Minnesota State system settles wage dispute
ST. PAUL — Minnesota State has agreed to pay up to $1.9 million to settle a wage dispute with faculty at its two-year colleges.
The Minnesota State College Faculty union has been fighting since 2010 over wage calculations for faculty who do certain jobs, such as teaching independent studies or coordinating internships, the St. Paul Pioneer Press reported.
The union prevailed at arbitration in 2016 but argued the public higher education system refused to comply with that ruling. The faculty sued Minnesota State in Ramsey County District Court in December 2017, alleging unfair labor practices.
Minnesota State said it paid faculty in accordance with the arbitration ruling but maintained it was not required to change practices going forward. The settlement announced May 22 brings an end to that lawsuit.
As part of the agreement, Minnesota State promised to pay faculty going forward with a formula that includes both credits and contact hours.
Faculty members have until Oct. 31 to file claims. Minnesota State will pay a referee up to $50,000 to decide who qualifies.
The union says between 180 and 700 instructors are owed back pay. Payments were capped at $1.9 million.
Alexandria Technical & Community College is part of the Minnesota State system. However, the impact should be minimal at the college, according to Gregg Raisanen, acting vice president of academic and student affairs at ATCC.
Fergus Falls man facing murder charge
A Fergus Falls man could be charged with murder after law enforcement found another man dead early Sunday morning, June 2, on a curbside in Fosston.
At 3:44 a.m., the Polk County Sheriff's Office responded to a reported assault at Eighth Street Northwest and North Mark Avenue, where they found a man who was not breathing lying partly on the curb, according to a news release. He was pronounced dead at the scene.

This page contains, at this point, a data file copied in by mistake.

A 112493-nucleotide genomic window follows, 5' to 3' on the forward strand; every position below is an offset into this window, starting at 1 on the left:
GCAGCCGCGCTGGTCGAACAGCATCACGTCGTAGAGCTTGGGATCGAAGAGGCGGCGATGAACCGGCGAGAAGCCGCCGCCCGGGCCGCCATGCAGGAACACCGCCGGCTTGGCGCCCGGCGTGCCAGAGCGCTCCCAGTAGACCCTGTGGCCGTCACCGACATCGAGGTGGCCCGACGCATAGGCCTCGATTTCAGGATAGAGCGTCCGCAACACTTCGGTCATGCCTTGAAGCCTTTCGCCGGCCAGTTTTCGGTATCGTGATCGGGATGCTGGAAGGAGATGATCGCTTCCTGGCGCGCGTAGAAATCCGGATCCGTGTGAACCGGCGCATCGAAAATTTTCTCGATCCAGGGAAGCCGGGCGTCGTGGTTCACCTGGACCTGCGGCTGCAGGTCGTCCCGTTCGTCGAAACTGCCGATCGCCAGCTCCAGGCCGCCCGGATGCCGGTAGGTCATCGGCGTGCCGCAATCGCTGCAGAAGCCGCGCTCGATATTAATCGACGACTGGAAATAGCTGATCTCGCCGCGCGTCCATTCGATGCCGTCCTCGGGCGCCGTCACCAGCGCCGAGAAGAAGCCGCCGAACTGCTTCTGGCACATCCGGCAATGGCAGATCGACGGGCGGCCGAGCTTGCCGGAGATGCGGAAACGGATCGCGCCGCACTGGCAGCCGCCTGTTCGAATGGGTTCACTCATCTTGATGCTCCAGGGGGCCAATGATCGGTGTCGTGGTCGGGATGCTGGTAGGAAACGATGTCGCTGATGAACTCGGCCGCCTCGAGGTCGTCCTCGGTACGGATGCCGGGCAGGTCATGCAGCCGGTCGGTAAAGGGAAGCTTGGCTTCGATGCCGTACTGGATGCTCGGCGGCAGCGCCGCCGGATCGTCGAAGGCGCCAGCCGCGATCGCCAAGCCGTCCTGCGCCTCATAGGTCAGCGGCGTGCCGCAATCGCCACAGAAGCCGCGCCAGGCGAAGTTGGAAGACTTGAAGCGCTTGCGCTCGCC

"The Polk County Sheriff's Office has no information that there is a continued threat to the public," the release said. "There is no information that a firearm was involved in this incident."
Nicholas Hauge, 29, was standing nearby, and officers took him into custody, the release said. The Sheriff's Office declined to say why he was arrested, but the Northwest Regional Corrections Center in Crookston, confirmed he was booked there on suspicion of second-degree murder with intent but not premeditated.
The Polk County Attorney's Office will decide what charges Hauge will face. Formal charges could be filed this week.
If Hauge is charged with second-degree murder, he could face up to 40 years in prison, according to Minnesota law.
Officers did not release the name of the deceased man. His body was taken to the medical examiner's office in Grand Forks.
The Minnesota Bureau of Criminal Apprehension is assisting with the investigation, which is ongoing. The Sheriff's Office said it would not release any more information at this time.
Authorities released few details on what led up to the man's death or if Hauge knew the decedent.
Dispatch also received a report of someone trying to break into a house near the intersection before officers arrived at the scene, the release said.
Minnesota exports still climbing
ST. PAUL — Exports of Minnesota products continued to grow the first quarter of 2019 after hitting record numbers the year before.
State exports grew to $5.4 billion in the first three months of the year, a 1.5 percent growth over the same months in 2018. That bested the national growth rate of 1.4 percent for the same time, according to a report released by the Minnesota Department of Employment and Economic Development.
Minnesota businesses exported a record $23 billion in goods in 2018, a 10 percent jump from the year before.
The state's largest export market was Canada at $1 billion, followed by Mexico at $621 million and China, $606 million.
The top exported products were optics and medical goods, $1.1 billion.
— Echo Press and wire reports